Last edited 19/01/13 9:04 am

    What happens to your money when the US take his servers again? I'll stick with Dropbox thanks.

    "I went ahead and uploaded Metallica’s Kill Em All"
    "From there, with a single right-click, I can generate a download link for the album. And then I can send it to whoever I want"

    Sorry, but isn't this exact thing what got Kim shut down last time?

      In the very next paragraph:
      So what’s to stop Mega from going down just the way Megaupload did? Mega’s privacy, which is a no-foolin’ stroke of genius. See, all of your files are encrypted locally before they’re uploaded, so Mega has no idea what anything is. It could be family photos, work documents or an entire discography of your favourite band. Poof: online and easy to share. Importantly, Mega doesn’t have the decryption key necessary to get in. See? It’s a masterstroke of copyright subversion.

    I don't get it. If you're publically giving out the link to copyrighted material, companies will be able to tell you're doing the wrong thing. Doesn't matter if Mega doesn't know what the files you're uploading are. Shouldn't they be able to tell from the link which user is distributing the copyright protected content, and which file on the server? I mean, if they can't get Mega to take down the specific files, shouldn't they be able to make them ban the user, or something?
    Or am I just reading it wrong/not understanding it properly?

      Didn't this happen anyway? Sure files get taken down as they're found/reported, but the sheer volume of copyright infringement going on makes it impossible to keep up with on any meaningful level. And with 50 gig free what's to stop new accounts being instantly made and uploaded to even if whole accounts get banned. All Kim really needed was a site that was more difficult to shut down. Whether or not this is that I don't know enough about the technicalities to say, but it seems to be what Mega is aiming for.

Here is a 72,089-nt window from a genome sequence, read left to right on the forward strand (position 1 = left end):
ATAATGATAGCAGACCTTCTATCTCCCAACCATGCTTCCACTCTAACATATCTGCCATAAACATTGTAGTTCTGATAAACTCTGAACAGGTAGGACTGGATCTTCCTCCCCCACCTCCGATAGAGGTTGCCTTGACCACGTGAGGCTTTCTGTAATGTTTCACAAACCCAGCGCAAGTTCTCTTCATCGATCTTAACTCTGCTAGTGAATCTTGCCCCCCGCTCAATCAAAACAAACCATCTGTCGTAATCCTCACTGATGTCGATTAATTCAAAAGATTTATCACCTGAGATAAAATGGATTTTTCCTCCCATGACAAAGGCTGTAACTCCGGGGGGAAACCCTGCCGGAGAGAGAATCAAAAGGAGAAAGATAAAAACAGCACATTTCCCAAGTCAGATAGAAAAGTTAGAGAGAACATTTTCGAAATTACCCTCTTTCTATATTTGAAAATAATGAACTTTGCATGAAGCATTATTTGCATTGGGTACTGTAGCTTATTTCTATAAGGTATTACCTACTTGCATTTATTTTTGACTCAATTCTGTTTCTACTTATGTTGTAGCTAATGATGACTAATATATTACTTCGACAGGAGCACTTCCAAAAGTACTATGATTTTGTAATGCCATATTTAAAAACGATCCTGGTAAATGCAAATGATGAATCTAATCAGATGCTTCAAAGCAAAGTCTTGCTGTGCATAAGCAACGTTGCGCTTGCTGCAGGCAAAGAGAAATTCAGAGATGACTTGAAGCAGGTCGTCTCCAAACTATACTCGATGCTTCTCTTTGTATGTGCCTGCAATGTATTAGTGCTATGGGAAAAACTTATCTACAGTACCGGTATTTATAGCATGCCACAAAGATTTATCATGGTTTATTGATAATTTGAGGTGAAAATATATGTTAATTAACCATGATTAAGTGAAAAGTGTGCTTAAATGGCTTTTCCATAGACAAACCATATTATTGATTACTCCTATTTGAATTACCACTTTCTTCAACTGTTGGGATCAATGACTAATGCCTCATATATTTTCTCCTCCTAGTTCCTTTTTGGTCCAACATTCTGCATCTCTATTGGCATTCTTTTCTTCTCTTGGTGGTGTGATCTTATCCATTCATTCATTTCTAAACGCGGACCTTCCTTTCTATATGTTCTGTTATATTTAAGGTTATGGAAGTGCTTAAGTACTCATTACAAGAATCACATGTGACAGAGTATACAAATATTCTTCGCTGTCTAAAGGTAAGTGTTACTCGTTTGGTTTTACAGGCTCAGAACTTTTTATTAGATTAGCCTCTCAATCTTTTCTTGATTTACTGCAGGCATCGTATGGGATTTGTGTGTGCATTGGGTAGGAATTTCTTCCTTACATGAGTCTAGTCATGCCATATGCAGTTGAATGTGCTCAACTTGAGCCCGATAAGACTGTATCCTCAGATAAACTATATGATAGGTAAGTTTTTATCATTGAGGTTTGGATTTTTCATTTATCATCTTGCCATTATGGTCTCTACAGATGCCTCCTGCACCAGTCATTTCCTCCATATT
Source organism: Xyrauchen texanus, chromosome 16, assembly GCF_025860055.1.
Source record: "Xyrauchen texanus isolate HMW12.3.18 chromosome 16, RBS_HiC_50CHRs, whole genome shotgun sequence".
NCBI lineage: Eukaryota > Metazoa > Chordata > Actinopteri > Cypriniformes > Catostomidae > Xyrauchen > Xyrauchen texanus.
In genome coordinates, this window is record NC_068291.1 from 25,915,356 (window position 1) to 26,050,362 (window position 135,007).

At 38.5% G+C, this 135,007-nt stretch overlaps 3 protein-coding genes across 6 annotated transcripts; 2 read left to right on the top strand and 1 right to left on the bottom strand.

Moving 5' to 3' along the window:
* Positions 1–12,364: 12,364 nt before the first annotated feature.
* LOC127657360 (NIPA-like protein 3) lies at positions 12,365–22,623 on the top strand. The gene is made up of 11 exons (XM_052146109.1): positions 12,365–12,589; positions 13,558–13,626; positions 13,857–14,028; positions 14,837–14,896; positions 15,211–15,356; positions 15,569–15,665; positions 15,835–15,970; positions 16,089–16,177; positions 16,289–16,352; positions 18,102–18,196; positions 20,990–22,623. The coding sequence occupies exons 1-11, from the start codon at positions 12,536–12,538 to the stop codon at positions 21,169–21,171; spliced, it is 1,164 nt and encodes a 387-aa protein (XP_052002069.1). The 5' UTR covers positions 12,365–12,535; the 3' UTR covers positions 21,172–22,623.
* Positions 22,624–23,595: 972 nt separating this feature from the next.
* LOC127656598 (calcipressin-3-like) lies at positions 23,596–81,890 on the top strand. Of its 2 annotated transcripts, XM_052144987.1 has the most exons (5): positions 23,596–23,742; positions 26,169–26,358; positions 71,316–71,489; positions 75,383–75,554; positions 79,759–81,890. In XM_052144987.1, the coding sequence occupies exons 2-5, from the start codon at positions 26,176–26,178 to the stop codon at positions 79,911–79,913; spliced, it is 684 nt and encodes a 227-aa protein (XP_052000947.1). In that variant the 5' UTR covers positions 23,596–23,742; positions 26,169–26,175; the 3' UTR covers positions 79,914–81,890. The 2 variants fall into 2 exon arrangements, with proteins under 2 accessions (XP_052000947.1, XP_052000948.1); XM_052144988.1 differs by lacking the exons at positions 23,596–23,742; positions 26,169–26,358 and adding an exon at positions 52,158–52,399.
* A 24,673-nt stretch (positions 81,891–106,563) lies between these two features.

How do they know what the files are? How does anyone know what the link leads to until they download it and enter the decryption key?

        If you're publically sharing the files with anyone, you'd probably have the name of the file/s and the decryption key on there, otherwise making them publically available would be useless.
        If you're just sharing files privately, how would it be different to other services?
        With other file hosting services, how do the authorities find out if you're sharing files illegally if you're sharing the files with only your friends? Do they do routine checks of everyone's accounts to check what they have on there?

        I think I must be missing something or reading it wrong. :/

          Your confusion stems from the assumption that Kim has started this service to help the users. he hasn't. it about him making money off advertising/paid services without the inconvenience of getting shut down again. last time he got busted because he knew there was loads of illegal material on his servers, this time he can play the innocent. so yes, they may take down illegal content at the request of the copyright clowns, but they won't be shut down for knowingly hosting illegal content.

    Just a Q. If you are going to share a file. you send the other person the link. do you then have to give them the decrypt key? or is it built into the link? Either way it negates the act of having the key there.

    What happens if you lose the key, or your hdd crashes or you want to access the file from a different (new) computer? Since Mega doesn't have the key, do you lose your data forever?

    "it enables the most private data exchanges of any online service available to the public"
    << this? Have you heard of TOR? Or any of the other dark net clones? How is this more private?
    Basicly if someone identifies a file as being bad//copyright, Kim//Mega can tell them who uploaded it. In fact he could be forced to. His argument will be that he doesn't know the content. Who ever uploaded it is still identified. He has your credit card details...It only protects Kim not the users.

    All the encryption and key do is protect Kim not the user. That's the point of it, so he doesn't get busted again.

    Actually, part of Kim's deal with the FBI, in order to avoid execution and torture, was that he would help catch other illegal file uploaders in the creation of a new trap for would be file-sharing terrorists. The honey in the trap is that it is completely secure, which it is anything but.

    Great idea Deal Breaker... Site might even stay up for a while...

    There is something really wrong with mega.co.nz service. I registered, I got the email answer and clicked on the confirmation link. Then I tried to login but I kepp getting the answer "bad password". Anybody had the same problem or how to deal with it?